These methods are based mainly on links among nodes. The idea is to minimize the number of edges across nodes belonging to different communities. Thus, the nodes inside the community should have a higher density (number of edges) with other nodes inside the community than with nodes outside the community. There are several ways of defining and quantifying communities based on their topology, modularity [louvain], conductance [Leskovec2008], betweeness [girvan2002community], and spectral partition [Barnes1982]. More can be found in fortunato2010community.

Content-Centric Community Detection

Topic modeling is a common approach for content analysis and is often used for clustering, in addition to dimensionality reduction. PLSA-PHITS [hofman2008bayesian] and LDA [Cohn:2000] are the most traditional methods for content analysis, but they are susceptible to words that appear very few times. Extended methods that are more reliable are Link-PLSA-LDA [Nallapati:2008] and Community-User-Topic model [Zhou:2006]. In most cases, the combination of link and content provides insights that are missing with the use of a single modality.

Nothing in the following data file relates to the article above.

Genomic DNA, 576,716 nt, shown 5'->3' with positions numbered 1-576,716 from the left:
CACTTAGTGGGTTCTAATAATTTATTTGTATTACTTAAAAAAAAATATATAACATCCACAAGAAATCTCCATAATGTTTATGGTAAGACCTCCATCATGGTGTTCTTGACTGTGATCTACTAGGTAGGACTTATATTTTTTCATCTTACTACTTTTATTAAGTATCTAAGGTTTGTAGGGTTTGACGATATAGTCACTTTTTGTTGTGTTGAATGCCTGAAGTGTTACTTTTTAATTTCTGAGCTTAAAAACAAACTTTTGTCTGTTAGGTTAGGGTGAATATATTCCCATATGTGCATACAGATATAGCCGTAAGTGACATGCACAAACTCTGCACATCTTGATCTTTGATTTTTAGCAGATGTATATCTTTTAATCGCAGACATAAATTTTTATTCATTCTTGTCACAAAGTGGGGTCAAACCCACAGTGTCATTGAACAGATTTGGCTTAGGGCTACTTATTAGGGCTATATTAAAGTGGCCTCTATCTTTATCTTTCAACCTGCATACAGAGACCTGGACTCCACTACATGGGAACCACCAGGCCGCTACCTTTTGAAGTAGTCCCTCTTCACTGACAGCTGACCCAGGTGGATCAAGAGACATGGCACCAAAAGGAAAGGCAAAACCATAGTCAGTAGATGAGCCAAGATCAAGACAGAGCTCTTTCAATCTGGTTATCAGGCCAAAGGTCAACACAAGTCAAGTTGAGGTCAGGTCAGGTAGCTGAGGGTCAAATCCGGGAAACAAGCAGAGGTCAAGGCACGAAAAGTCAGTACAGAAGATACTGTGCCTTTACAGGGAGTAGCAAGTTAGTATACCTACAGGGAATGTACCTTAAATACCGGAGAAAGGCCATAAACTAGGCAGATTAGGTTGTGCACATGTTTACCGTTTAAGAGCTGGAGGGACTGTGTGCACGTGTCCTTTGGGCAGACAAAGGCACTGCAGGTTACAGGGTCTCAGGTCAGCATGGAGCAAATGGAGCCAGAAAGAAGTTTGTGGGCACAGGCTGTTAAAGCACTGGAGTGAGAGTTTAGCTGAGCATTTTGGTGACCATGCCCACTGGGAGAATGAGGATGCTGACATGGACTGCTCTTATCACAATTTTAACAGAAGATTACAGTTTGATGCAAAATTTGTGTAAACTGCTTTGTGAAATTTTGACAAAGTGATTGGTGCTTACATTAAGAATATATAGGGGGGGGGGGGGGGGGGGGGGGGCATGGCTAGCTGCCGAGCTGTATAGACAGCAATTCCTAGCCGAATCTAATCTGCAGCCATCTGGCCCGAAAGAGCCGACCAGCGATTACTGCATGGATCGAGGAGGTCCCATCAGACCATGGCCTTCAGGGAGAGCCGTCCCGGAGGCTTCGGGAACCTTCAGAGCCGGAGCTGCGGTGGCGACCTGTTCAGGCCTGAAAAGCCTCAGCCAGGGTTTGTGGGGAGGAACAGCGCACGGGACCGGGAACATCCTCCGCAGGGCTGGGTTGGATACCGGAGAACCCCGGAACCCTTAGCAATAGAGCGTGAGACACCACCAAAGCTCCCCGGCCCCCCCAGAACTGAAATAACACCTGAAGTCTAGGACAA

Link and Temporal Community Detection

A few authors address the problem of temporal community detection that aims to identify how communities emerge, grow, combine, and decay over time [lin2008facetnet, kawadia2012sequential], [chakrabarti2006evolutionary], [kim2009particle], tang2011dynamic use temporal Dirichlet processes to detect communities and track their evolution. chen2013detecting tackle the problem of overlapping temporal communities. bazzi2016community propose the detection of communities in temporal networks represented as multilayer networks. Pietilanen:2012 identify clusters of nodes that are frequently connected for long periods of time, and such sets of nodes are referred to as temporal communities. He201587 propose an algorithm for dynamic community detection in temporal networks, which takes advantage of community information at previous time steps. Yu2017WSDM present a model-based matrix factorization for link prediction and also for community prediction. However, their work uses only links for the prediction process.